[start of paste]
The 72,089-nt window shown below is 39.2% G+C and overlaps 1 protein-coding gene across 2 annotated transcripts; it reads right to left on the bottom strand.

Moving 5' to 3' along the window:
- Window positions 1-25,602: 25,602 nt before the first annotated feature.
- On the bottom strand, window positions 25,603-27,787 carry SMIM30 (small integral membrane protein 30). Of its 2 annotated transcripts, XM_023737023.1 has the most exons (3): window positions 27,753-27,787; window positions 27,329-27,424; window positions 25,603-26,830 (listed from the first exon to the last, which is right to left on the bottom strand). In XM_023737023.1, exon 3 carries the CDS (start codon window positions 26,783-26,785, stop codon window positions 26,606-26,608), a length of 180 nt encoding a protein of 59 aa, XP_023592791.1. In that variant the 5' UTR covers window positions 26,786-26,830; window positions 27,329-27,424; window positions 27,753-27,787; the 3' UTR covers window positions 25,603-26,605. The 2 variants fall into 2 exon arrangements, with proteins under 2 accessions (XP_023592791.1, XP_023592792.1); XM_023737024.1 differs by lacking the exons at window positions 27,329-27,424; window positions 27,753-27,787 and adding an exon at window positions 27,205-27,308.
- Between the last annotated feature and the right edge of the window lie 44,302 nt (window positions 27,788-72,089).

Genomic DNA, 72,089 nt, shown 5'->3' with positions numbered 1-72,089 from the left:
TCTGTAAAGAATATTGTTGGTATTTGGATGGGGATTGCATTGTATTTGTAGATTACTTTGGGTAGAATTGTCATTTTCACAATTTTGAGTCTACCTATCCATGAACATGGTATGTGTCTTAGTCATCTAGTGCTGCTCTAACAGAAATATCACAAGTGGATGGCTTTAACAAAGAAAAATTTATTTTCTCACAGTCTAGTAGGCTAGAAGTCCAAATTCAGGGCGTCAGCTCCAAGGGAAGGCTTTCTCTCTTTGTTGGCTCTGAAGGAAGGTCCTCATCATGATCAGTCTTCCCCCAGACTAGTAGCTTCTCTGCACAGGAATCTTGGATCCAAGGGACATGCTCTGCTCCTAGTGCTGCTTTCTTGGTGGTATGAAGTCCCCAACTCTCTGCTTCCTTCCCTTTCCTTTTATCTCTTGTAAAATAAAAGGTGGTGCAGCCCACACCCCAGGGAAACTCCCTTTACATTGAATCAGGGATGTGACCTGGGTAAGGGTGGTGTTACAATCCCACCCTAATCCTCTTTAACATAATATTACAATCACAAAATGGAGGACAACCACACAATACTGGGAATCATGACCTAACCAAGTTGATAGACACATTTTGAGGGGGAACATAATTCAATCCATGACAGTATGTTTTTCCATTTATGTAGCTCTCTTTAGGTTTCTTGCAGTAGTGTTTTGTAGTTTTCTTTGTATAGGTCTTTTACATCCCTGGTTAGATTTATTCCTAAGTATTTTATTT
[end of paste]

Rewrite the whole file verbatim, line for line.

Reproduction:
The 72,089-nt window shown below is 39.2% G+C and overlaps 1 protein-coding gene across 2 annotated transcripts; it reads right to left on the bottom strand.

Moving 5' to 3' along the window:
- Window positions 1-25,602: 25,602 nt before the first annotated feature.
- On the bottom strand, window positions 25,603-27,787 carry SMIM30 (small integral membrane protein 30). Of its 2 annotated transcripts, XM_023737023.1 has the most exons (3): window positions 27,753-27,787; window positions 27,329-27,424; window positions 25,603-26,830 (listed from the first exon to the last, which is right to left on the bottom strand). In XM_023737023.1, exon 3 carries the CDS (start codon window positions 26,783-26,785, stop codon window positions 26,606-26,608), a length of 180 nt encoding a protein of 59 aa, XP_023592791.1. In that variant the 5' UTR covers window positions 26,786-26,830; window positions 27,329-27,424; window positions 27,753-27,787; the 3' UTR covers window positions 25,603-26,605. The 2 variants fall into 2 exon arrangements, with proteins under 2 accessions (XP_023592791.1, XP_023592792.1); XM_023737024.1 differs by lacking the exons at window positions 27,329-27,424; window positions 27,753-27,787 and adding an exon at window positions 27,205-27,308.
- Between the last annotated feature and the right edge of the window lie 44,302 nt (window positions 27,788-72,089).

Genomic DNA, 72,089 nt, shown 5'->3' with positions numbered 1-72,089 from the left:
TCTGTAAAGAATATTGTTGGTATTTGGATGGGGATTGCATTGTATTTGTAGATTACTTTGGGTAGAATTGTCATTTTCACAATTTTGAGTCTACCTATCCATGAACATGGTATGTGTCTTAGTCATCTAGTGCTGCTCTAACAGAAATATCACAAGTGGATGGCTTTAACAAAGAAAAATTTATTTTCTCACAGTCTAGTAGGCTAGAAGTCCAAATTCAGGGCGTCAGCTCCAAGGGAAGGCTTTCTCTCTTTGTTGGCTCTGAAGGAAGGTCCTCATCATGATCAGTCTTCCCCCAGACTAGTAGCTTCTCTGCACAGGAATCTTGGATCCAAGGGACATGCTCTGCTCCTAGTGCTGCTTTCTTGGTGGTATGAAGTCCCCAACTCTCTGCTTCCTTCCCTTTCCTTTTATCTCTTGTAAAATAAAAGGTGGTGCAGCCCACACCCCAGGGAAACTCCCTTTACATTGAATCAGGGATGTGACCTGGGTAAGGGTGGTGTTACAATCCCACCCTAATCCTCTTTAACATAATATTACAATCACAAAATGGAGGACAACCACACAATACTGGGAATCATGACCTAACCAAGTTGATAGACACATTTTGAGGGGGAACATAATTCAATCCATGACAGTATGTTTTTCCATTTATGTAGCTCTCTTTAGGTTTCTTGCAGTAGTGTTTTGTAGTTTTCTTTGTATAGGTCTTTTACATCCCTGGTTAGATTTATTCCTAAGTATTTTATTT